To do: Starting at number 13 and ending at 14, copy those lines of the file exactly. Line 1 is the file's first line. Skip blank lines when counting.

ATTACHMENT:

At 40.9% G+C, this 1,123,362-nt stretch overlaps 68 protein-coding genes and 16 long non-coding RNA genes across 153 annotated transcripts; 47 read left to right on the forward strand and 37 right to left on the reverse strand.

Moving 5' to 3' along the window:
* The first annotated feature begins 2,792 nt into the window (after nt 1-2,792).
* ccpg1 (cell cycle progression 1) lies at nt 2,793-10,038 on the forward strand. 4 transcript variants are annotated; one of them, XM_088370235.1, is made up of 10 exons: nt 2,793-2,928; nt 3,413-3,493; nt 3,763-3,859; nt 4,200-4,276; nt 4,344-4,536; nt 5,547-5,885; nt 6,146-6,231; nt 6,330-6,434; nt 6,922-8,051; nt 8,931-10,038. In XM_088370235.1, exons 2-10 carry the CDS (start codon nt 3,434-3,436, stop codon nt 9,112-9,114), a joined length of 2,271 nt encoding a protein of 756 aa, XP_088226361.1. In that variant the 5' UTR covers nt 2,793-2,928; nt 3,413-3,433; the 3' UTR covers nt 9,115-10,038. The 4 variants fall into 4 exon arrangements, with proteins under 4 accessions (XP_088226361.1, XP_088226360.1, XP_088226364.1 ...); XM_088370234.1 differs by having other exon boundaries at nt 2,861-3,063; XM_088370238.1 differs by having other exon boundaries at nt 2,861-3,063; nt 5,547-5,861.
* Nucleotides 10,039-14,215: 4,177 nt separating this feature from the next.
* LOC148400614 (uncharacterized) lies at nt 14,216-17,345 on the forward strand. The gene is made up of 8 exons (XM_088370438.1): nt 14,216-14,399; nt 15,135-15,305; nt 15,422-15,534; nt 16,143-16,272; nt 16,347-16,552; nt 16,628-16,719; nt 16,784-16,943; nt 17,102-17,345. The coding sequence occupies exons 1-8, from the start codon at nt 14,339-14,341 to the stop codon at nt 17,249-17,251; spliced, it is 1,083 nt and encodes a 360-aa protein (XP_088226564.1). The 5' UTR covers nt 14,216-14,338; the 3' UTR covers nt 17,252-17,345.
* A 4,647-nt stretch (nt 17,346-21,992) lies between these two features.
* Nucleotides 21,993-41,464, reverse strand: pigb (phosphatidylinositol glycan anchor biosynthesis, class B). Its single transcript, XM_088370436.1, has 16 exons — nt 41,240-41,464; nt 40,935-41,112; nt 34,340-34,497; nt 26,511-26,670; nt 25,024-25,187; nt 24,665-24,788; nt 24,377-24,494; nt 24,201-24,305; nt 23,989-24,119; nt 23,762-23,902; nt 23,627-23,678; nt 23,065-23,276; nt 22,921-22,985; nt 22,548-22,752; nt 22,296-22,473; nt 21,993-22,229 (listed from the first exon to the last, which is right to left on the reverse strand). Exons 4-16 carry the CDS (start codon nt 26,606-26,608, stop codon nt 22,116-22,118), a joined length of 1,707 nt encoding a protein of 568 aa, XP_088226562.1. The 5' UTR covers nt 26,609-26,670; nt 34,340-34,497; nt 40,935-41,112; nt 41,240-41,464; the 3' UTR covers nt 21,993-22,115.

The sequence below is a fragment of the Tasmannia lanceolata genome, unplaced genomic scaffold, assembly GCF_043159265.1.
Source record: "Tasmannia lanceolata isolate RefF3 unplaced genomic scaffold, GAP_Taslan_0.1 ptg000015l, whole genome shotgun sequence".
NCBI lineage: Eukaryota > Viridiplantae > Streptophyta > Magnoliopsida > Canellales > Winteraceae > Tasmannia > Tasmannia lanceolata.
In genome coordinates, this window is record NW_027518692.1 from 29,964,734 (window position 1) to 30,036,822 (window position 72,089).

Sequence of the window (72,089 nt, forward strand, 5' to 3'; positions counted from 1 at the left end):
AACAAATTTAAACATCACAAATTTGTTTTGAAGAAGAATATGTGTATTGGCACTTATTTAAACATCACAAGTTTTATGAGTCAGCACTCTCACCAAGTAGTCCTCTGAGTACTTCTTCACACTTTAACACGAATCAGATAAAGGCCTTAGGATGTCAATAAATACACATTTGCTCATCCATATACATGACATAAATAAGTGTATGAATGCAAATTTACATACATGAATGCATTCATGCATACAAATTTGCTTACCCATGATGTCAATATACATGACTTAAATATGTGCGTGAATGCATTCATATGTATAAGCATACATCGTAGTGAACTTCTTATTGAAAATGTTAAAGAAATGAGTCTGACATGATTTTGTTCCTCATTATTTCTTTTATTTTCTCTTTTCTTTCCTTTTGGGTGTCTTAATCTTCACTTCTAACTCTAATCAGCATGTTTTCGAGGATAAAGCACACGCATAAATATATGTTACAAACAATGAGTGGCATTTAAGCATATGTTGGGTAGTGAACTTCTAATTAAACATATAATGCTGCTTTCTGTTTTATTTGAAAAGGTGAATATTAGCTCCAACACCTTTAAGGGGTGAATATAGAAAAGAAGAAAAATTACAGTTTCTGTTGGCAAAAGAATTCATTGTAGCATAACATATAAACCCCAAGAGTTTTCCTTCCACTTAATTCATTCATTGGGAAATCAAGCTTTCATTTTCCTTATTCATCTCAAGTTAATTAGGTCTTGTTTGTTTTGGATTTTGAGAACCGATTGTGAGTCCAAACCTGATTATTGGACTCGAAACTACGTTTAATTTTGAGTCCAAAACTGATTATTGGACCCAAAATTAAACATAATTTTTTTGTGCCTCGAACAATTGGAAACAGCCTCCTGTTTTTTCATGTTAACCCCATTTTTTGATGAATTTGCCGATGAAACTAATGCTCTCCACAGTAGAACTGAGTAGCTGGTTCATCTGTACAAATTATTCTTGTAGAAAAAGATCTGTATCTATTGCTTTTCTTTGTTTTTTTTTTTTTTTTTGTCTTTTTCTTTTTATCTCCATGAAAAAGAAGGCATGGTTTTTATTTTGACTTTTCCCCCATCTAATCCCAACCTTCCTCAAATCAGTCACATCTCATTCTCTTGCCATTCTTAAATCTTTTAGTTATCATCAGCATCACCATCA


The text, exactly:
Sequence of the window (72,089 nt, forward strand, 5' to 3'; positions counted from 1 at the left end):
AACAAATTTAAACATCACAAATTTGTTTTGAAGAAGAATATGTGTATTGGCACTTATTTAAACATCACAAGTTTTATGAGTCAGCACTCTCACCAAGTAGTCCTCTGAGTACTTCTTCACACTTTAACACGAATCAGATAAAGGCCTTAGGATGTCAATAAATACACATTTGCTCATCCATATACATGACATAAATAAGTGTATGAATGCAAATTTACATACATGAATGCATTCATGCATACAAATTTGCTTACCCATGATGTCAATATACATGACTTAAATATGTGCGTGAATGCATTCATATGTATAAGCATACATCGTAGTGAACTTCTTATTGAAAATGTTAAAGAAATGAGTCTGACATGATTTTGTTCCTCATTATTTCTTTTATTTTCTCTTTTCTTTCCTTTTGGGTGTCTTAATCTTCACTTCTAACTCTAATCAGCATGTTTTCGAGGATAAAGCACACGCATAAATATATGTTACAAACAATGAGTGGCATTTAAGCATATGTTGGGTAGTGAACTTCTAATTAAACATATAATGCTGCTTTCTGTTTTATTTGAAAAGGTGAATATTAGCTCCAACACCTTTAAGGGGTGAATATAGAAAAGAAGAAAAATTACAGTTTCTGTTGGCAAAAGAATTCATTGTAGCATAACATATAAACCCCAAGAGTTTTCCTTCCACTTAATTCATTCATTGGGAAATCAAGCTTTCATTTTCCTTATTCATCTCAAGTTAATTAGGTCTTGTTTGTTTTGGATTTTGAGAACCGATTGTGAGTCCAAACCTGATTATTGGACTCGAAACTACGTTTAATTTTGAGTCCAAAACTGATTATTGGACCCAAAATTAAACATAATTTTTTTGTGCCTCGAACAATTGGAAACAGCCTCCTGTTTTTTCATGTTAACCCCATTTTTTGATGAATTTGCCGATGAAACTAATGCTCTCCACAGTAGAACTGAGTAGCTGGTTCATCTGTACAAATTATTCTTGTAGAAAAAGATCTGTATCTATTGCTTTTCTTTGTTTTTTTTTTTTTTTTTGTCTTTTTCTTTTTATCTCCATGAAAAAGAAGGCATGGTTTTTATTTTGACTTTTCCCCCATCTAATCCCAACCTTCCTCAAATCAGTCACATCTCATTCTCTTGCCATTCTTAAATCTTTTAGTTATCATCAGCATCACCATCA